Every business comes with its own unique set of risks. Maryland entrepreneurs who are involved in the process of business formation need to take the time to identify and prepare for liability issues. There are ways to protect the individual from potential lawsuits against the business.
Numerous business structures exist, and it is up to each individual owner to decide which structure works best. A sole proprietorship, which has one owner, or a general partnership, which has multiple owners, may be uncomplicated, but the owner or owners are not shielded from personal liability in a business dispute. Everything an owner of the company has, including his or her personal residence, is subject to a court judgment in a lawsuit.
Forming a limited liability company (LLC) or a corporation provides individuals with some personal protection in the event of a dispute. However, there are still instances in which owners could be held personally liable. For instance, many Maryland residents will provide a lender with a personal guarantee for a business loan. If the loan is not paid by the company, the lender can seek payment from the individual.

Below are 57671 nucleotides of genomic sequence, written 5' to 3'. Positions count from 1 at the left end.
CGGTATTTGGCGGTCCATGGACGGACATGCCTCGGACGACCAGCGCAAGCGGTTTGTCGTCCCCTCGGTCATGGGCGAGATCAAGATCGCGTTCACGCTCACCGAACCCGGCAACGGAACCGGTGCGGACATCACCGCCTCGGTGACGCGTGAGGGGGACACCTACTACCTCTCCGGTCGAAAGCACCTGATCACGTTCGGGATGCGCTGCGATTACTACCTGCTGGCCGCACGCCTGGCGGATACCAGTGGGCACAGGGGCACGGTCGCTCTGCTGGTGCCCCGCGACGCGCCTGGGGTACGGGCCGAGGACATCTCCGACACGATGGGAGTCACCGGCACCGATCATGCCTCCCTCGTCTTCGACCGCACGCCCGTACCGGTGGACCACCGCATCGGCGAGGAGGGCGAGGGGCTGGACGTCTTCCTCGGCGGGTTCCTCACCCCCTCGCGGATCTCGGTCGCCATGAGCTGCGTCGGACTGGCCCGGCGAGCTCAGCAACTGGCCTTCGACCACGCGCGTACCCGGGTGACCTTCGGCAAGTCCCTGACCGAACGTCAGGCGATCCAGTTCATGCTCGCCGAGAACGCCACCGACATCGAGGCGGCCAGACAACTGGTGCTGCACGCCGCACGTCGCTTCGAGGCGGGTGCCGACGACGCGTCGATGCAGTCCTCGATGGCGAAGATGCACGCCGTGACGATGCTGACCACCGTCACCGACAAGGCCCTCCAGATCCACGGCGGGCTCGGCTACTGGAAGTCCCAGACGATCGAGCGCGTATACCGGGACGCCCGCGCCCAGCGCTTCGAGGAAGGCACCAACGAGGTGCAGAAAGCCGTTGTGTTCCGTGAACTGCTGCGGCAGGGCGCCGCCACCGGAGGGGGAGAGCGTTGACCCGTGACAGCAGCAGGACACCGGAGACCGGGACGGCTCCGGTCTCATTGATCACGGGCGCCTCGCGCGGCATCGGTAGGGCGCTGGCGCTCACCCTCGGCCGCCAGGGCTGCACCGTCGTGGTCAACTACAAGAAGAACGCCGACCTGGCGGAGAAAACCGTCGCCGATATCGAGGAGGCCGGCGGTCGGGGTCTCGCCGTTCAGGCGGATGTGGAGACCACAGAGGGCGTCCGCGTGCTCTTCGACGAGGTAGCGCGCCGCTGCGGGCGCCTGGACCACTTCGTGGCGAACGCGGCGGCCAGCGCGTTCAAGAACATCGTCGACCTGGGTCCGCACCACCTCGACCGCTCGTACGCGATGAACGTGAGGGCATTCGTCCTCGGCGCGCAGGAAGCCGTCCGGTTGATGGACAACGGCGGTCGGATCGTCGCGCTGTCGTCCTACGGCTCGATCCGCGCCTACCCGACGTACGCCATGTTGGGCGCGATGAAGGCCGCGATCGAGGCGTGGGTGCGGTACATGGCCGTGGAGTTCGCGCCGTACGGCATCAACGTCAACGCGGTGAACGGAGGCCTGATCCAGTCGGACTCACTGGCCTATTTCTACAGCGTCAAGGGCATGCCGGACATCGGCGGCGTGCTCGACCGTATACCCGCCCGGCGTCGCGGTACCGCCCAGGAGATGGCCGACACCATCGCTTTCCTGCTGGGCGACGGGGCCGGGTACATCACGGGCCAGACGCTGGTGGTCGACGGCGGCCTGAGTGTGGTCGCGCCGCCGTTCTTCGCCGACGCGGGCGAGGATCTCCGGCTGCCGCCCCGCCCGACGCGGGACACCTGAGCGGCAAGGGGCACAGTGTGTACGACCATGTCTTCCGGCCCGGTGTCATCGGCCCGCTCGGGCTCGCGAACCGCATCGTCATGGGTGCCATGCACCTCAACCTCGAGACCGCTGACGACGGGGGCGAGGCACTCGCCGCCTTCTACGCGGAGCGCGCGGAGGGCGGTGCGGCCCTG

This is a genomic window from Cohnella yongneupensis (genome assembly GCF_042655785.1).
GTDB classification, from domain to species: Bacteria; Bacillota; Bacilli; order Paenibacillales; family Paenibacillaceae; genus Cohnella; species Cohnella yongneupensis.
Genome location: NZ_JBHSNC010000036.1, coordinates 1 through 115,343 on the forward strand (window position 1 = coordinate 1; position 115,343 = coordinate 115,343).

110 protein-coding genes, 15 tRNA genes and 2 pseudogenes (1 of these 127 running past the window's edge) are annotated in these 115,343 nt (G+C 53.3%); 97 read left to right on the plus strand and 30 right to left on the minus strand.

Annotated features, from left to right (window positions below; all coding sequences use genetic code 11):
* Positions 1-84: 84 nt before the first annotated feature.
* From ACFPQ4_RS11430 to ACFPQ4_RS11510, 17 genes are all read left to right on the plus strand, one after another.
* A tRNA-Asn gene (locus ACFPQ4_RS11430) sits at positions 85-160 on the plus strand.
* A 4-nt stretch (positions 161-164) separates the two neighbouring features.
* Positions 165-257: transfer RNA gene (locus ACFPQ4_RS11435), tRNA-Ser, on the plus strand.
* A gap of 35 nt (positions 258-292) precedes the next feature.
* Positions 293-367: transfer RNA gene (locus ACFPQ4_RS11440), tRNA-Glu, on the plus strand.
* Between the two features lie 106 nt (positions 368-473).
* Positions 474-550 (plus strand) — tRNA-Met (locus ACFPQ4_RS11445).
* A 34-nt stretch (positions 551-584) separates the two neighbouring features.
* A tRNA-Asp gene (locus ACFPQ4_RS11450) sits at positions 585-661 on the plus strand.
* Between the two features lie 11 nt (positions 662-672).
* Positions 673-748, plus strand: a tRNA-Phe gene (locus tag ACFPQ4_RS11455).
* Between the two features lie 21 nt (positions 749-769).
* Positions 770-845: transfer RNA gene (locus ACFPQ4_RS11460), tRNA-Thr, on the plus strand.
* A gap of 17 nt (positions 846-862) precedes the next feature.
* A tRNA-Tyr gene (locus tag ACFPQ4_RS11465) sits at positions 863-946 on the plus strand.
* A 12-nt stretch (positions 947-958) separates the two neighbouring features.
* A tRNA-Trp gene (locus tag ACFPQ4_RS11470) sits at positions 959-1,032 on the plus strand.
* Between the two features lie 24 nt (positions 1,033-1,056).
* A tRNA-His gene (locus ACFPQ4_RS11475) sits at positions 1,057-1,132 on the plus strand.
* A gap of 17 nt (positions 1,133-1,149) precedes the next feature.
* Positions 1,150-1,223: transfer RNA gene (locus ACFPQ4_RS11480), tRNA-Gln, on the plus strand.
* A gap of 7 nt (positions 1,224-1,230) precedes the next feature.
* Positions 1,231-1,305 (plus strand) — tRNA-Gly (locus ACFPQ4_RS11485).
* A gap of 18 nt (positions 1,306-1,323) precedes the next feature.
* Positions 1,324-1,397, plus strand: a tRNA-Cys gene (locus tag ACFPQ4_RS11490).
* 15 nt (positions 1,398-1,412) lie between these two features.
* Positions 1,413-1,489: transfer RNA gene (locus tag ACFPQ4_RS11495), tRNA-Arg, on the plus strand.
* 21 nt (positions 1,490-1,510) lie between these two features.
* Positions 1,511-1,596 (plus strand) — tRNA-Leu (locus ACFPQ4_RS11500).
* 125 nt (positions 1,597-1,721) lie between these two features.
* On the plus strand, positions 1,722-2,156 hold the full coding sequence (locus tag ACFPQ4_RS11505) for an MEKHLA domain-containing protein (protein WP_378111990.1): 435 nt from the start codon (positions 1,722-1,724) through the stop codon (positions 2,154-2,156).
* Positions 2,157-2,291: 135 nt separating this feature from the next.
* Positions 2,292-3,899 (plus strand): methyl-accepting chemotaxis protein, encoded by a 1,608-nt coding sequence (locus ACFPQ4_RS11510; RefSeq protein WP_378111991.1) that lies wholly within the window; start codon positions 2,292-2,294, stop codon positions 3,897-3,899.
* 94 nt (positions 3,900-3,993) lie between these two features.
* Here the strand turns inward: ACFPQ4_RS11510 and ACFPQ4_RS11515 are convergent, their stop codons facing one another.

Further, even if a person is acting on behalf of the business, if his or her actions result in someone suffering an injury, the individual can be held responsible. For this reason, many business owners purchase professional liability insurance. Another way that people end up being personally liable is when the business is not in good standing with the state. This can happen by commingling money or failing to keep current on annual requirements under Maryland law, such as paying yearly fees or filing necessary paperwork with the state.
These are just some of the ways that a business owner puts his or her own assets at risk. Therefore, during business formation, it is crucial that all of the potential liability issues are explored. Someone familiar with business law can help identify, and provide solutions, to all of the possible liability issues a company owner or owners may face. It is better to be prepared than to be caught unaware in the event that a dispute arises.
Source: The Huffington Post, "What Small Business Owners Should Understand About Liability", Nellie Akalp, April 29, 2015